Suetonius wrote his Lives of the Twelve Caesars in the reign of Vespasian around 70AD. He chronicled the extraordinary careers of Julius, Augustus, Tiberius, Caligula, Claudius, Nero, Vespasian, and Domitian and the rest in technicolour terms. They presented some high and low times at the heart of the Roman Empire. The accounts provide us with perspicacious insights into the men as much as their reigns, and it was from Suetoniaus that subsequent writers such as Robert Graves drew so much of their material.
(P)2005 NAXOS AudioBooks Ltd.; ©2005 NAXOS AudioBooks Ltd.
Jacobi reads beautifully (he played Claudius, one of the Caesars in question), but Naxos, the publisher, seems strangely coy about the translator--not even in its catalog does it reveal whose English version Jacobi is reading. It's certainly not the celebrated Robert Graves translation (for that go to the Audio Connoisseurs edition) but a far looser one, and, of course, heavily abridged. Information about the translator would seem a basic courtesy to the buyer. This buyer, at least, is disappointed by the lack of it.
I found myself fixated on the reader's pronounciation rather than the book itself. Think Pontius Pilate/Michael Palin from the movie "Life of Brian", because I do whenever I listen to it.
Perhaps the choice of reader was intentional.
"Perfect narrator, great text, poor translation"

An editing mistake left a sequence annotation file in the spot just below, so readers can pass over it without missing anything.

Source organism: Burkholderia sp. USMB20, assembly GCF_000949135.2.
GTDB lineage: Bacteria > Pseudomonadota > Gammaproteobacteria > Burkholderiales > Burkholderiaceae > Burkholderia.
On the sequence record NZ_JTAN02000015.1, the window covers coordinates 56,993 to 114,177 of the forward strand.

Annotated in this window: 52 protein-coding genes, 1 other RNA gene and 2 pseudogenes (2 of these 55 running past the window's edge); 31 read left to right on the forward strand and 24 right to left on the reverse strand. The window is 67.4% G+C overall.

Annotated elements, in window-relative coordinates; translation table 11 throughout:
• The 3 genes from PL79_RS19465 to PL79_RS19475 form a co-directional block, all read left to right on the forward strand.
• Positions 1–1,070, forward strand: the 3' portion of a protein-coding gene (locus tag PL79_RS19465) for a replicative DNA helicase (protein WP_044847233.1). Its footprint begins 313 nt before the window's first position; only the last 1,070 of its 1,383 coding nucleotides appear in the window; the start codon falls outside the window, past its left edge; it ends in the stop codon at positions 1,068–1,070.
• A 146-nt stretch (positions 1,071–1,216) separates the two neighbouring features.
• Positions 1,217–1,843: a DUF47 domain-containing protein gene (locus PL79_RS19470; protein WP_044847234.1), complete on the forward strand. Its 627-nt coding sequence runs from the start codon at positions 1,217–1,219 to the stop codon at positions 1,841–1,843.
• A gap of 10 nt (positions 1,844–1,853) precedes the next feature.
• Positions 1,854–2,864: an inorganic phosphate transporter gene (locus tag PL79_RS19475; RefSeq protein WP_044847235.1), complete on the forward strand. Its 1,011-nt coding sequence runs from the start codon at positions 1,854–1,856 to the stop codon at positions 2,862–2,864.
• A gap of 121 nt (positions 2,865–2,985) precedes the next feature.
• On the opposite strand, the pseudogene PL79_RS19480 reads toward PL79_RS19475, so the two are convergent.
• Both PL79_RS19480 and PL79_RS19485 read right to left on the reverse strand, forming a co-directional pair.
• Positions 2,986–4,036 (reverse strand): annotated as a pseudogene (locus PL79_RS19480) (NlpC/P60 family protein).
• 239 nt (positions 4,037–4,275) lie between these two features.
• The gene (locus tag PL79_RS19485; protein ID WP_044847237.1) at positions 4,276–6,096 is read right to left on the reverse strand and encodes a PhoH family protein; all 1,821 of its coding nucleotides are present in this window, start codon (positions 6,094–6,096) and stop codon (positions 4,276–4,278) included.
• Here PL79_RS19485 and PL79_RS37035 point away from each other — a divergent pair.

A sadly wasted opportunity. Unfortunately this audiobook is very abridged. Some unusual and odd choices were also made in Latin pronunciations, which can be off putting or confusing. The translation of the text itself (done by person/s unknown and difficult to discover) is strange and archaic, occasionally making the text difficult to understand (even for a classics scholar!). This includes the bizarre miss-use of technical terms, to give just one example, the term ‘poignard’ is often repeated (a fairly obscure term for a specific medieval type of dagger) instead of using the generic simple translation of ‘dagger’ or a specific correct term like the Latin ‘pugio’.
The fact that, despite all this, I still think it deserves 4 stars it testament to both the original text of Suetonius and the fantastic narrating of the great Sir Derek Jacobi, but could have been so much better, so easily!
"Useful history, but of its time."
3 stars for performance are because of poor presentation. Derek Jacobi's reading is fine, but nowhere is the translator named, even though every bit of intrusive music is detailed in the pdf notes. It is arbitrarily divided into 6 chapters, presumably reflecting the original Naxos recording from pre-digital days. This makes it difficult to locate any individual Caesar - they are 12, after all, some meriting more space than others! - and since Audible on the iPhone tends to lose one's place, it can be confusing trying to get back to where you were before.
I was slightly taken aback when it began with a perky American child announcing "This is Audible KIDS!" this is an abridged version; did that mean all the salacious scandal had been censored and only the politics and warfare left in? (US media have a reputation for being much less squeamish about violence than sex, after all.)
Not so. More outrageous allegations than Robert Graves dared to include in his novels. I admit they supplemented my Latin studies at school, but they weren't marketed for "kids"....
Narrated with great skill by Derek Jacobi who brings ancient history up to date and very much to life. Seutonius is a skilled eloquent writer who makes history enjoyable. If you know nothing of the early roman emperors this will go a long way to enlighten you. I would recommend this book to all readers aged 16+
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